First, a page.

Another important piece is empowering the marketing or content teams to publish content. One of the challenges companies face if they don’t have a CMS is needing to rely on IT to publish content. And IT can handle everything from a technical standpoint, but ultimately, they're not the ones creating those experiences or figuring out what they should look like. Marketing teams need to be involved in the publishing process.

So, a good content management strategy helps keep the marketing team empowered within content strategy. Therefore, marketers need the right CMS - one that provides an in-context preview and drag-and-drop functionality, for example.

These tools and processes empower your marketing teams to more fully participate in the content life cycle. Without a good content management strategy, multiple teams are working on multiple pieces, and efficiencies are lost.

What challenges do companies face when managing content?

Mistakes can happen surrounding the emergence of new channels. Content management systems ultimately were designed to publish web experiences. And web experiences have traditionally been rendered with HTML.

Today, there are many new channels or types of web experiences that aren't powered by HTML, like a single-page application (SPA), which is a different front-end framework that's faster and more responsive.

But a traditional CMS doesn’t support delivering content to SPAs. Sending content up to new channels like single-page applications or even mobile or voice can’t be delivered by a legacy CMS.

One mistake that brands make is using a CMS that's not flexible enough to deliver to all those channels. What that means is that the CMS can only deliver for the web experience, so then they need their IT teams and developers to create those experiences for different front-end frameworks.

Another problem companies make is hyper-indexingfocusing on new experiences, independent of channel. Companies want to serve up content to any endpoint, so they choose a  headless solution  that allows them to deliver content anywhere.

But the problem with a headless model is it's a purely developer-centric model. And companies using a headless model then take the power out of their marketing teams and now have developers maintaining control of the look and feel of all the experiences, which can slow down how quickly they get to market with these experiences.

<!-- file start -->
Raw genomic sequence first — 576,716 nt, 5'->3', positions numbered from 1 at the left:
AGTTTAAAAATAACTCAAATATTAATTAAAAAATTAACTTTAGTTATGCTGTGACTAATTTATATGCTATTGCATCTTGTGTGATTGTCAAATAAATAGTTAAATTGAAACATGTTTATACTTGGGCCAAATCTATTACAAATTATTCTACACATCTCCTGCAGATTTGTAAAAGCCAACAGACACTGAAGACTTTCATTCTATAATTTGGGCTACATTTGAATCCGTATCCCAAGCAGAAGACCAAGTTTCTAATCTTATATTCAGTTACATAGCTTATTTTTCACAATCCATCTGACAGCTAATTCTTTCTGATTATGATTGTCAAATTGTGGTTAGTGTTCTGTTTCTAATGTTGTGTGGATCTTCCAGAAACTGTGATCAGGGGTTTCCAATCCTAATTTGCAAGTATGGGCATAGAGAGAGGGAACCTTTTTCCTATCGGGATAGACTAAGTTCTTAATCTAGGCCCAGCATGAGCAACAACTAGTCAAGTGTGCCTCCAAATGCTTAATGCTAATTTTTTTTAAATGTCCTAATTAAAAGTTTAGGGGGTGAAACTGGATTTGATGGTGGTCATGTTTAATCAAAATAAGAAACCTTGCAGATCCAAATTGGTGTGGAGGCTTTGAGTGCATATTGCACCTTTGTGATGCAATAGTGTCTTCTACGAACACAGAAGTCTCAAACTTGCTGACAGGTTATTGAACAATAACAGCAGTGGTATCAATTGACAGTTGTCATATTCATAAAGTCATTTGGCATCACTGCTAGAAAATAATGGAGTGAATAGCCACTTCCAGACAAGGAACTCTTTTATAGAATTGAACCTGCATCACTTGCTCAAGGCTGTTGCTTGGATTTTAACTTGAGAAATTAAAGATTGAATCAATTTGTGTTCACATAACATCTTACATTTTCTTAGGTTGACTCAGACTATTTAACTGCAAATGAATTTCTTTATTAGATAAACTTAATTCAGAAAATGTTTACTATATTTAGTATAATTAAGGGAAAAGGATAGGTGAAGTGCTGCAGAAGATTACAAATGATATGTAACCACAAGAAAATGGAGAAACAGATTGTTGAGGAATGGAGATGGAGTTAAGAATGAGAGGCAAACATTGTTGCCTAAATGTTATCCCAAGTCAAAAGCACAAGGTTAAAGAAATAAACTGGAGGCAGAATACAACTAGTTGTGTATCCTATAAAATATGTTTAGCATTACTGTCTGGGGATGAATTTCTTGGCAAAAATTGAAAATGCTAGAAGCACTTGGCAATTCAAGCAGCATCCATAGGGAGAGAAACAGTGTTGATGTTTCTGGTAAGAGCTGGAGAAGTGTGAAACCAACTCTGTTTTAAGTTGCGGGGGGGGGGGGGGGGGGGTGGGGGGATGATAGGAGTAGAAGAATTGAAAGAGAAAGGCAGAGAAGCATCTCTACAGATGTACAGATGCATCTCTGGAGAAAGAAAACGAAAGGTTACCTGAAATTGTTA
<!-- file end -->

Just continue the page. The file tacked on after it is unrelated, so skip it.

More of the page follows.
Although the company has gained some speed in delivering to these new channels, they lose out on the ability for marketing to approve experiences in the right way. And it creates more friction between the IT and marketing teams.

Companies face the challenge of figuring out how to support both a headless model and a CMS that empowers marketing teams to update and make changes to content.

What are content management best practices?

One best practice is to not create content silos. Companies will have separate teams creating content for different channels, which creates consistency problems.

If one team updates content, the company must make sure every other team makes necessary adjustments off of those updates. This can slow everything down. So, one best practice is to centralize content creation. Content should be created by one team and then published to different channels to maximize efficiency.

Content will look different on different devices. But if there is one team managing content for both channels, and the company needs to make a change to the content, the company won’t need to go to separate teams to request the change.

They only must inform one team, and that team can make sure the changes are made across all channels at the same time.

Another best practice is to have the mechanisms to analyze content and focus on  personalization. A lot of companies aren't actively tracking how that content is performing or they're not actively personalizing that content.

Delivering content is not enough — the goal is to convert customers. And customers won’t convert if they’re shown content they aren’t interested in.

Before a company ever delivers content, they need to have the right mechanisms to track it and tailor the content to users in different locations or on different devices.